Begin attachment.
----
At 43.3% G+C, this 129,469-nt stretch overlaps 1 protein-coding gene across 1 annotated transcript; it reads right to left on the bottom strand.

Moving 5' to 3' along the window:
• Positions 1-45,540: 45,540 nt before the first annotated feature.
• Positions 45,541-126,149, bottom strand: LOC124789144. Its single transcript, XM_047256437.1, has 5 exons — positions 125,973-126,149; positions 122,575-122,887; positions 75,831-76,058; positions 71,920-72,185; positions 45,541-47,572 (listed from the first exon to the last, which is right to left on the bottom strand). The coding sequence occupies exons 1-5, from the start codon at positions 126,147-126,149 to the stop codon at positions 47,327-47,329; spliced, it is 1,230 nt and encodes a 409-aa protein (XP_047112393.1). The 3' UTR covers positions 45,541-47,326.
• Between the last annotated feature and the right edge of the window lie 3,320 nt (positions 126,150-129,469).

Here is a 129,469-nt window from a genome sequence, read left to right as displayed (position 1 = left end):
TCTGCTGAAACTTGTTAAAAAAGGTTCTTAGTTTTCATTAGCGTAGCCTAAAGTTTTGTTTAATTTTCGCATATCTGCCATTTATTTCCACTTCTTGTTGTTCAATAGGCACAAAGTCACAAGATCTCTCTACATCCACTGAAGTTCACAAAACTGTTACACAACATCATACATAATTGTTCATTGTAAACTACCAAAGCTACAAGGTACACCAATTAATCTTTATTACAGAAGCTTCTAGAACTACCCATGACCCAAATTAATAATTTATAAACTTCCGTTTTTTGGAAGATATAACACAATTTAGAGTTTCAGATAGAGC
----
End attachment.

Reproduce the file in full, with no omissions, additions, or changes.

At 43.3% G+C, this 129,469-nt stretch overlaps 1 protein-coding gene across 1 annotated transcript; it reads right to left on the bottom strand.

Moving 5' to 3' along the window:
• Positions 1-45,540: 45,540 nt before the first annotated feature.
• Positions 45,541-126,149, bottom strand: LOC124789144. Its single transcript, XM_047256437.1, has 5 exons — positions 125,973-126,149; positions 122,575-122,887; positions 75,831-76,058; positions 71,920-72,185; positions 45,541-47,572 (listed from the first exon to the last, which is right to left on the bottom strand). The coding sequence occupies exons 1-5, from the start codon at positions 126,147-126,149 to the stop codon at positions 47,327-47,329; spliced, it is 1,230 nt and encodes a 409-aa protein (XP_047112393.1). The 3' UTR covers positions 45,541-47,326.
• Between the last annotated feature and the right edge of the window lie 3,320 nt (positions 126,150-129,469).

Here is a 129,469-nt window from a genome sequence, read left to right as displayed (position 1 = left end):
TCTGCTGAAACTTGTTAAAAAAGGTTCTTAGTTTTCATTAGCGTAGCCTAAAGTTTTGTTTAATTTTCGCATATCTGCCATTTATTTCCACTTCTTGTTGTTCAATAGGCACAAAGTCACAAGATCTCTCTACATCCACTGAAGTTCACAAAACTGTTACACAACATCATACATAATTGTTCATTGTAAACTACCAAAGCTACAAGGTACACCAATTAATCTTTATTACAGAAGCTTCTAGAACTACCCATGACCCAAATTAATAATTTATAAACTTCCGTTTTTTGGAAGATATAACACAATTTAGAGTTTCAGATAGAGC